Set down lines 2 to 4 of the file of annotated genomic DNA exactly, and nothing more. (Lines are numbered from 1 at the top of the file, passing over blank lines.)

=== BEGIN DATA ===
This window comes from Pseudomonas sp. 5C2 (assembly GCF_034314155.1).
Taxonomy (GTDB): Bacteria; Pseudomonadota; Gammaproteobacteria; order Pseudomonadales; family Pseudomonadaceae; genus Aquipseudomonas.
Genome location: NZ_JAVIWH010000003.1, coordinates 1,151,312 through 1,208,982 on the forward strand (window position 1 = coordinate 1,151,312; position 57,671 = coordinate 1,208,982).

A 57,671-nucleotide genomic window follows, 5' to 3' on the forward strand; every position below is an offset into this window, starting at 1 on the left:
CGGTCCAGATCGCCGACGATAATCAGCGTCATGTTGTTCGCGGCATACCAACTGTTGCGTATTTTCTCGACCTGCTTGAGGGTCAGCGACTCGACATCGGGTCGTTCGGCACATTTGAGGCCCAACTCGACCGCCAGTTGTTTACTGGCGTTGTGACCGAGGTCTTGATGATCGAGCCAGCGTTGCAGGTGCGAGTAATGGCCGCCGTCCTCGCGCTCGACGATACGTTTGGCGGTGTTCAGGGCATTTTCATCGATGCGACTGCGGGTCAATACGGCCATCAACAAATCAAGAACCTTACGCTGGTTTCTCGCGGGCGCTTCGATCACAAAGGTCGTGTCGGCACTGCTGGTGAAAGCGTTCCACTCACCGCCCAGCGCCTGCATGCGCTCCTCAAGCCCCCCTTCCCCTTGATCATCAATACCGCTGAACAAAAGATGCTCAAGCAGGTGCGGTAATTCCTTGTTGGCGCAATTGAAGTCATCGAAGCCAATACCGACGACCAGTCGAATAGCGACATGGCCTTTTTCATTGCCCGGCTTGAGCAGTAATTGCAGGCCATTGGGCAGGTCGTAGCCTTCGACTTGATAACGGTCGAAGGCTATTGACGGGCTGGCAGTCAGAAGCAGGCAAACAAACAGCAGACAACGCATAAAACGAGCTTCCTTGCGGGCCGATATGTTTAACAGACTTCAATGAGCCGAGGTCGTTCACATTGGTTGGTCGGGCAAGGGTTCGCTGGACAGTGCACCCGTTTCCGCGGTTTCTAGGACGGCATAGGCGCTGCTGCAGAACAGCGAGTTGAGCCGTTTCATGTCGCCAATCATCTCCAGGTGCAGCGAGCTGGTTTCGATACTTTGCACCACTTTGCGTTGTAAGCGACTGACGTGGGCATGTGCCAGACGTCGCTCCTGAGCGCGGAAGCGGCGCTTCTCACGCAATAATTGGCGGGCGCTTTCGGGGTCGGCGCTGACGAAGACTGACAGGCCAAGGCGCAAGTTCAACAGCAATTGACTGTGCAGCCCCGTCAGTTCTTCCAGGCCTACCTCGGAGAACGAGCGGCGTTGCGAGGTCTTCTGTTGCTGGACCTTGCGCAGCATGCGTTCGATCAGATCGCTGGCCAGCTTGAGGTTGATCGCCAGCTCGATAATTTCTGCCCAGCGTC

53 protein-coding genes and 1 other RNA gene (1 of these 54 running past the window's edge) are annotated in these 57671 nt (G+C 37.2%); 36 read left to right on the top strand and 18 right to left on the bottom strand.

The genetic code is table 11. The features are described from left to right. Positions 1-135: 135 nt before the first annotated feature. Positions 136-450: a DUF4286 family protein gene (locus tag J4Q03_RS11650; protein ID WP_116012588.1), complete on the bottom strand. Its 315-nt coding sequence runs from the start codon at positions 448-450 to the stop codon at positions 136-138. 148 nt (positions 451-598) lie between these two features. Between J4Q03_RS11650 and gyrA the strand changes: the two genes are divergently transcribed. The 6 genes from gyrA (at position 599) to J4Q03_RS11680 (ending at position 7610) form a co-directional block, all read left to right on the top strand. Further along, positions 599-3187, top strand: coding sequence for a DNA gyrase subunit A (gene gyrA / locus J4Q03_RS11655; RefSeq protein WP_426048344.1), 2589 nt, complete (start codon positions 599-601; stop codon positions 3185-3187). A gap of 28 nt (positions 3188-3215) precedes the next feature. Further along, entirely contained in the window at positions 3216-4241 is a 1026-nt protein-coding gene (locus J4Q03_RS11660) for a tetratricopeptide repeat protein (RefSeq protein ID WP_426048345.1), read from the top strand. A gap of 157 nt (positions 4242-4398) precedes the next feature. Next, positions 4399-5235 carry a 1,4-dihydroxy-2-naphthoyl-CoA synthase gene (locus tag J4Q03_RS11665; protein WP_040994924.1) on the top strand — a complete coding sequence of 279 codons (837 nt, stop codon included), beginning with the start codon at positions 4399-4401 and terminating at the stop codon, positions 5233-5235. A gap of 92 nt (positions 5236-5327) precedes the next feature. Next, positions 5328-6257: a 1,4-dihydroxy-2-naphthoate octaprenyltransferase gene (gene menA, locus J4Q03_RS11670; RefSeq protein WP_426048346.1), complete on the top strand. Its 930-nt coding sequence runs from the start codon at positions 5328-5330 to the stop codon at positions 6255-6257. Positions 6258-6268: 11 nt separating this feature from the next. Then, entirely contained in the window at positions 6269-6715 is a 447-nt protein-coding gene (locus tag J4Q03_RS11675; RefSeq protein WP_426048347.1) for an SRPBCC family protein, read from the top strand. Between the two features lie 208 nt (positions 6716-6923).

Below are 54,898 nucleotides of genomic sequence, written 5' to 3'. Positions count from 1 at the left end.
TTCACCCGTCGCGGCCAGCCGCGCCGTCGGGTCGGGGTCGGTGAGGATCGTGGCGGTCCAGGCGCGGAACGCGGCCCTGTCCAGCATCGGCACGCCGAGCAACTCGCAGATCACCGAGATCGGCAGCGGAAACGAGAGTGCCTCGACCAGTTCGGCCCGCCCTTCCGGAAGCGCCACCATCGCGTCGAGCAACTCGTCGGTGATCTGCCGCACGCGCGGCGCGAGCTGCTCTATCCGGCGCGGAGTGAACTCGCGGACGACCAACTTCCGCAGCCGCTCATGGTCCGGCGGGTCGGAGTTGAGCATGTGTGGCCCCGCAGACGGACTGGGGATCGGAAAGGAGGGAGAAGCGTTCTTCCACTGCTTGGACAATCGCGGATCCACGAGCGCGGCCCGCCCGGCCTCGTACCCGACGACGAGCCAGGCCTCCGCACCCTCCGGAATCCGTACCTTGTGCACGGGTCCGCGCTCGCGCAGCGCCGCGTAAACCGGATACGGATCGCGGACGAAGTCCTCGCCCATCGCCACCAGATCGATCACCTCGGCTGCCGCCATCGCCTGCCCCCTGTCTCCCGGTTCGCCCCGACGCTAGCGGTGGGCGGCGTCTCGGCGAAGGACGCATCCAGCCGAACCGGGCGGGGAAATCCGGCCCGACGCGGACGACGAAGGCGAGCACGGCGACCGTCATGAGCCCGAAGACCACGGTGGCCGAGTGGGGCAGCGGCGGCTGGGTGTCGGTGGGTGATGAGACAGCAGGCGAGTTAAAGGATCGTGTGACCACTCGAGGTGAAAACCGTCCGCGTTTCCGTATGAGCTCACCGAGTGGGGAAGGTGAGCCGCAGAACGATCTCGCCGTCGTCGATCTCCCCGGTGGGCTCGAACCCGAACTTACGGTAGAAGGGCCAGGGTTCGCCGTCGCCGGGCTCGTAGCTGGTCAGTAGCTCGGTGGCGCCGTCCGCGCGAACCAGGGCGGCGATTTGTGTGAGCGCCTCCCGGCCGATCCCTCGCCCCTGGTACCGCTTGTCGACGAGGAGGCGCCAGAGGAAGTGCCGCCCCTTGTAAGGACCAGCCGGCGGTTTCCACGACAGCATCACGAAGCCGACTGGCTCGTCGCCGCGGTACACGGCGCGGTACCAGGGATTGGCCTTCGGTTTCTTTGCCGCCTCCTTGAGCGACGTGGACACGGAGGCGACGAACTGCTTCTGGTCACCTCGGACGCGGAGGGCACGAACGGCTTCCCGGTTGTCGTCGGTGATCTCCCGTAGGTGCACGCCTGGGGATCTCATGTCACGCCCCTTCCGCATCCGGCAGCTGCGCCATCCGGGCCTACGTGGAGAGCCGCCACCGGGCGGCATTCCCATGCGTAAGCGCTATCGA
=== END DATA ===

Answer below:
Taxonomy (GTDB): Bacteria; Pseudomonadota; Gammaproteobacteria; order Pseudomonadales; family Pseudomonadaceae; genus Aquipseudomonas.
Genome location: NZ_JAVIWH010000003.1, coordinates 1,151,312 through 1,208,982 on the forward strand (window position 1 = coordinate 1,151,312; position 57,671 = coordinate 1,208,982).

A 57,671-nucleotide genomic window follows, 5' to 3' on the forward strand; every position below is an offset into this window, starting at 1 on the left: